Atlas of the HIV-1 Reservoir in Peripheral CD4 T Cells of Individuals on Successful Antiretroviral Therapy
Knowing the mechanisms that govern the persistence of infected CD4+ subpopulations could help us to design new therapies to cure HIV-1 infection. We evaluated the simultaneous distribution of the HIV-1 reservoir in 13 CD4+ subpopulations from 14 HIV-1-infected individuals on antiretroviral therapy to analyze its relationship with HIV-1 transcription, immune activation, and cell proliferation. A unique large blood donation was used to isolate CD4, CD4 resting (CD4r), CD4 activated (CD4a), T naive (TN), T stem cell memory (TSCM), T central memory (TCM), T transitional memory (TTM), T effector memory (TEM), circulating T follicular helper (cTFH), TCD20, TCD32, and resting memory TCD2high (rmTCD2high) cells. HIV-1 DNA measured by droplet digital PCR ranged from 3,636 copies/106 in TTM to 244 in peripheral blood mononuclear cells (PBMCs), with no subpopulation standing out for provirus enrichment. Importantly, all the subpopulations harbored intact provirus by intact provirus DNA assay (IPDA). TCD32, cTFH, and TTM had the highest levels of HIV-1 transcription measured by fluorescent in situ hybridization with flow cytometry (FISH/flow), but without reaching statistical differences. The subpopulations more enriched in provirus had a memory phenotype, were less activated (measured by CD38+/HLA-DR+), and expressed more programmed cell death 1 (PD-1). Conversely, subpopulations transcribing more HIV-1 RNA were not necessarily enriched in provirus and were more activated (measured by CD38+/HLA-DR+) and more proliferative (measured by Ki-67). In conclusion, the HIV reservoir is composed of a mosaic of subpopulations contributing to the HIV-1 persistence through different mechanisms such as susceptibility to infection, provirus intactness, or transcriptional status. The narrow range of reservoir differences between the different blood cell subsets tested suggests limited efficacy in targeting only specific cell subpopulations during HIV-1 cure strategies. IMPORTANCE The main barrier for HIV-1 cure is the presence of latently infected CD4+ T cells. Although various cell subpopulations have been identified as major HIV-1 reservoir cells, the relative contribution of infected CD4 subpopulations in the HIV-1 reservoir remains largely unknown. Here, we evaluated the simultaneous distribution of the HIV-1 reservoir in 13 CD4+ T-cell subpopulations in peripheral blood from HIV-1-infected individuals under suppressive antiretroviral therapy. We found that the HIV-1 reservoir is composed of a mosaic of cell subpopulations, with heterogeneous proviral DNA, HIV-1 transcription, and activation status. Hence, each cell subpopulation contributes to the HIV-1 persistence through different mechanisms such as susceptibility to infection, rates of intact provirus, transcriptional status or half-life. This research provides new insights into the composition of the HIV-1 reservoir, suggesting that, to be effective, eradication strategies must simultaneously target multiple cell subpopulations.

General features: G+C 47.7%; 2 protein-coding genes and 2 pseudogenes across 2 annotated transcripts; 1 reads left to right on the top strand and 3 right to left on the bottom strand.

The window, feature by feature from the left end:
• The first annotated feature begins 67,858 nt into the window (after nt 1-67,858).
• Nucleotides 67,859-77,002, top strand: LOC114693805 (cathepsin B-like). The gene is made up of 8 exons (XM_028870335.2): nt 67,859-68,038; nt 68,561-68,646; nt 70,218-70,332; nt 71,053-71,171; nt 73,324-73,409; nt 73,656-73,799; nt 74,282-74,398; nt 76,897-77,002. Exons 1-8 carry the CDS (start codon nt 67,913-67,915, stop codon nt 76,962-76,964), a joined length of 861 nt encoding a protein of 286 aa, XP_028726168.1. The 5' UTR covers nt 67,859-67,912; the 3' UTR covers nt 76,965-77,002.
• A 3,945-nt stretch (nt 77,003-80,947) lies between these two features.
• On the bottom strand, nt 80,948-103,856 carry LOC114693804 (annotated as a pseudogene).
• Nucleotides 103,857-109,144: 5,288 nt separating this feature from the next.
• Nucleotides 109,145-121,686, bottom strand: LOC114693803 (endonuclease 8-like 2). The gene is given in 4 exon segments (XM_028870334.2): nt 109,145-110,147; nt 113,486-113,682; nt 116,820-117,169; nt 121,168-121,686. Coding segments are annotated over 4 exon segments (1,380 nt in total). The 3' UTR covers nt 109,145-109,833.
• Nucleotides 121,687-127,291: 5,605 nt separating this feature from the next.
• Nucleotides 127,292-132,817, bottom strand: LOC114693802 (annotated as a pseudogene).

HIV-1 DNA; HIV-1 cure; HIV-1 reservoir
Gálvez C, Grau-Expósito J, Urrea V, Clotet B, Falcó V, Buzón MJ, et al. Atlas of the HIV-1 Reservoir in Peripheral CD4 T Cells of Individuals on Successful Antiretroviral Therapy. MBio. 2021 Nov 30;12(6):e0307821.
Use this identifier for quote and/or link this documenthttp://hdl.handle.net/11351/7579
This item appears in following collections
The following license files are associated with this item: